Fossil fuel companies especially benefited from a provision in the legislation that loosened rules on how companies deduct operating losses. Analysis by Bloomberg News show that 37 oil companies swiftly claimed at least $1.9 billion in tax breaks under the CARES Act, leading Jesse Coleman of tax watchdog group Documented to call the measure a “stealth bailout for the oil and gas industry.”

As the bill worked its way through Congress, conservative critics accused Democrats of trying to exploit the urgent need for coronavirus relief to foist an environmental agenda on a wounded country. Since then, Republicans have insinuated without evidence that legislation to constrain carbon will idle factories and slow down the economy, just like Covid-19.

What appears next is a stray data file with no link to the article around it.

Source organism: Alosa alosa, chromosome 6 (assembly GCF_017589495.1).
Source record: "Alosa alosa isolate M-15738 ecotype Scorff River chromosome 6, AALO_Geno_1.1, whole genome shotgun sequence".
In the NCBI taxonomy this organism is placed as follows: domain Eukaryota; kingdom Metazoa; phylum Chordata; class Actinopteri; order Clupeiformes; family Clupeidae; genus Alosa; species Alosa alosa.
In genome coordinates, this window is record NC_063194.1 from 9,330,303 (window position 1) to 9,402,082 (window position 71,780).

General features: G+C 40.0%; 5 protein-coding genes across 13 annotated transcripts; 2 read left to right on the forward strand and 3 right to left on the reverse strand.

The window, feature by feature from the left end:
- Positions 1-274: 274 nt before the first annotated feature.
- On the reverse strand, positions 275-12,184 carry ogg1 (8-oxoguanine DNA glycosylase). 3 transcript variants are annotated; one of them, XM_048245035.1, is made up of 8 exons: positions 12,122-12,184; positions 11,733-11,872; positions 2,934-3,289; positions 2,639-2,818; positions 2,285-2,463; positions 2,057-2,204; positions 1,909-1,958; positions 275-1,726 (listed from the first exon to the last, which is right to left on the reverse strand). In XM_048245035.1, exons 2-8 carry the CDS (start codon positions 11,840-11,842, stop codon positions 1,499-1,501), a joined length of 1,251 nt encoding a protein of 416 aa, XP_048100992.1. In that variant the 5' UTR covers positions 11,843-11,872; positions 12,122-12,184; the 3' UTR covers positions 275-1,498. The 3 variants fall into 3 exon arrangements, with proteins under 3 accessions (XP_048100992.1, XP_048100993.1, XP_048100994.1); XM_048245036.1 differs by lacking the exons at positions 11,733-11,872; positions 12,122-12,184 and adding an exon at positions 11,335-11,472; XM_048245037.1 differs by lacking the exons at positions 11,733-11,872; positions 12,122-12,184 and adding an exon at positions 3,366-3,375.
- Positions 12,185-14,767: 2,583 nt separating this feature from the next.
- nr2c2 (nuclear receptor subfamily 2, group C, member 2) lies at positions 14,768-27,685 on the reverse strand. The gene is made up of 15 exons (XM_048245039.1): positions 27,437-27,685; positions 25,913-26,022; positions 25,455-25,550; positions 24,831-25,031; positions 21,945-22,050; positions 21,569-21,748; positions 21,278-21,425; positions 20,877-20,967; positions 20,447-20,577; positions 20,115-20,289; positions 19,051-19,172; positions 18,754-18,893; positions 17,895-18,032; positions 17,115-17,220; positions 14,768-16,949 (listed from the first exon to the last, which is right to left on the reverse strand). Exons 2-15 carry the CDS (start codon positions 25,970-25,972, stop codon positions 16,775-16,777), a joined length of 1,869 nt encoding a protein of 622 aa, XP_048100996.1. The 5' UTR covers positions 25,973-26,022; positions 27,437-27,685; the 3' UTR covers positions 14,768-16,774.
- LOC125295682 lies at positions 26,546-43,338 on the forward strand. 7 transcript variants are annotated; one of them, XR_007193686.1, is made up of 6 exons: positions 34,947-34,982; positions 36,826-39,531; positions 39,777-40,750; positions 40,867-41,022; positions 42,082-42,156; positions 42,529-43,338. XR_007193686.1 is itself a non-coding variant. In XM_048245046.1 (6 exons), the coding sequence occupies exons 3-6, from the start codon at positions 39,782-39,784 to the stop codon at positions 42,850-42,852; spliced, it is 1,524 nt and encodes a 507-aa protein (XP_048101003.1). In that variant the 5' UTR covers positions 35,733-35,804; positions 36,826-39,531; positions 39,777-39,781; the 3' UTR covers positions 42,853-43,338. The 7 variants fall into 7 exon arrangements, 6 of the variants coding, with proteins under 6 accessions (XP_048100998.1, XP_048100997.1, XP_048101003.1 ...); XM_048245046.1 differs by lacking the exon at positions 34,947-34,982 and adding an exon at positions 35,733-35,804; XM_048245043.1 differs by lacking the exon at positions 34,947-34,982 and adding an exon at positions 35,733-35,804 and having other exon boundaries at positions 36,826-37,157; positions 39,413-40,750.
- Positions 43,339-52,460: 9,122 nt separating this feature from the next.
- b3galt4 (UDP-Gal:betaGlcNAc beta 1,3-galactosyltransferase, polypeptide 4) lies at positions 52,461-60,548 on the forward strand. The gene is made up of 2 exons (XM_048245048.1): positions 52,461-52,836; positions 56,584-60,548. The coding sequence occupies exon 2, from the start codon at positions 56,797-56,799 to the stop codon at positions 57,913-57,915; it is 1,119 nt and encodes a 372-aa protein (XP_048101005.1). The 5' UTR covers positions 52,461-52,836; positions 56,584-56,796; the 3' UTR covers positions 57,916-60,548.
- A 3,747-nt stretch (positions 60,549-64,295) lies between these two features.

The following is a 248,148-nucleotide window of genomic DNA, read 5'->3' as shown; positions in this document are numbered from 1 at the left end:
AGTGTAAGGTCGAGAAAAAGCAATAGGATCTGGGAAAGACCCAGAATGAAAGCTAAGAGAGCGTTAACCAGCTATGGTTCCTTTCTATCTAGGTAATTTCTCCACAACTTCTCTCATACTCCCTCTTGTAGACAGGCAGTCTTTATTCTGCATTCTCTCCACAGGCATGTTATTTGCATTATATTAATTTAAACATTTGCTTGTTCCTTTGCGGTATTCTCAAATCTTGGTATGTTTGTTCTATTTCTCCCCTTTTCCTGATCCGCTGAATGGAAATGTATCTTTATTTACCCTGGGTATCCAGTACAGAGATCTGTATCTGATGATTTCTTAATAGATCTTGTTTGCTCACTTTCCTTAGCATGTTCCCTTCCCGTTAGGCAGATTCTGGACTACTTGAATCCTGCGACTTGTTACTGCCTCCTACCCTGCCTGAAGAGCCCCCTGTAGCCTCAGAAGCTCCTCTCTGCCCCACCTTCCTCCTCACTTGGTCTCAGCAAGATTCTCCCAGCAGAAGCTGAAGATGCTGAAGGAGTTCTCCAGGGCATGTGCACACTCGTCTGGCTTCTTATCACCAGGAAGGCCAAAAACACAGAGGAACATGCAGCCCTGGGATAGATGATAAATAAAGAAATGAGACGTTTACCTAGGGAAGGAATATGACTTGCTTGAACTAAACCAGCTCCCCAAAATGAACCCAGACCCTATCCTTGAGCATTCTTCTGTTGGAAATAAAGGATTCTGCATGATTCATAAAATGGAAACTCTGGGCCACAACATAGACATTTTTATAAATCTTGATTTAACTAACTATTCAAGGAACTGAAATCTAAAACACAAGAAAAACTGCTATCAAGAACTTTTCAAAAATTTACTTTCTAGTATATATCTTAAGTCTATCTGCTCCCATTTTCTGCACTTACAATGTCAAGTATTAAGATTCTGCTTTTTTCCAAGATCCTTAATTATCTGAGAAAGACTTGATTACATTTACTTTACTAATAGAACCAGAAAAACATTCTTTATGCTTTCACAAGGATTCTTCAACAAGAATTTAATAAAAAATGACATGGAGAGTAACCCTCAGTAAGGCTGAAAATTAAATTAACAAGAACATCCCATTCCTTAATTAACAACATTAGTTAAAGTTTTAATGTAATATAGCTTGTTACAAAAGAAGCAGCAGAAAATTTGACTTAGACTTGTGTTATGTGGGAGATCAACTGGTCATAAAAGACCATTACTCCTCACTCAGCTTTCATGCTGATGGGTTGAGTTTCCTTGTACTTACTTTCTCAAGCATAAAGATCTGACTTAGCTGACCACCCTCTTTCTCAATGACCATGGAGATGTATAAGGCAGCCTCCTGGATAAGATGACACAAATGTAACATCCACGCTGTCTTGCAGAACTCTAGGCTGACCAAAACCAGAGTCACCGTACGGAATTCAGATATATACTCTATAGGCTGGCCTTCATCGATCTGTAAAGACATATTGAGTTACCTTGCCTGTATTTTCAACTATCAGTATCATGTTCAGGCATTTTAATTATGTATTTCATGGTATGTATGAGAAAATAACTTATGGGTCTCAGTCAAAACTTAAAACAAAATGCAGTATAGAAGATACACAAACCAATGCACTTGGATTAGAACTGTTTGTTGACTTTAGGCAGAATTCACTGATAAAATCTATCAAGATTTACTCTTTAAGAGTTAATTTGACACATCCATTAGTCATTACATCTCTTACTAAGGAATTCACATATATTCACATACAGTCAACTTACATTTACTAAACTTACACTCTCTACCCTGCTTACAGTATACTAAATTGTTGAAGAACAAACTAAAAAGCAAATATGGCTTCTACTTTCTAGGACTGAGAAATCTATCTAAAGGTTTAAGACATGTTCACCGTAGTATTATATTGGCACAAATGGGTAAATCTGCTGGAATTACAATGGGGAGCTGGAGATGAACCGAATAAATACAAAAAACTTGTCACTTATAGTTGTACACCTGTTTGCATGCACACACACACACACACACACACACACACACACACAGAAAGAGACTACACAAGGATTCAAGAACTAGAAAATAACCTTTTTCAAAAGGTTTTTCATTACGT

Democrats’ progress on this issue is also hindered by divisions in their own ranks. Left-leaning members of the party have clashed with Pelosi on climate before: In November 2018, then Representative-Elect Alexandria Ocasio-Cortez joined a group of 150 young climate activists from the Sunshine Movement in staging a sit-in at the Speaker’s office to demand more action on climate change.

Pelosi has given mixed messages on where climate ranks on her list of legislative priorities. After the sit-in she praised the young activists for their leadership and added that the climate crisis “threatens the health, economic security and futures of all our communities.” Yet she took a much less amiable tone on May 11 of this year, during a call her office organized with roughly 100 clean tech leaders. Jigar Shah, cofounder of clean energy investment company Generate Capital and an outspoken detractor of Democrats’ hesitance on climate change, says they were told that there probably wasn’t any support coming until the fall, and maybe not until after the election.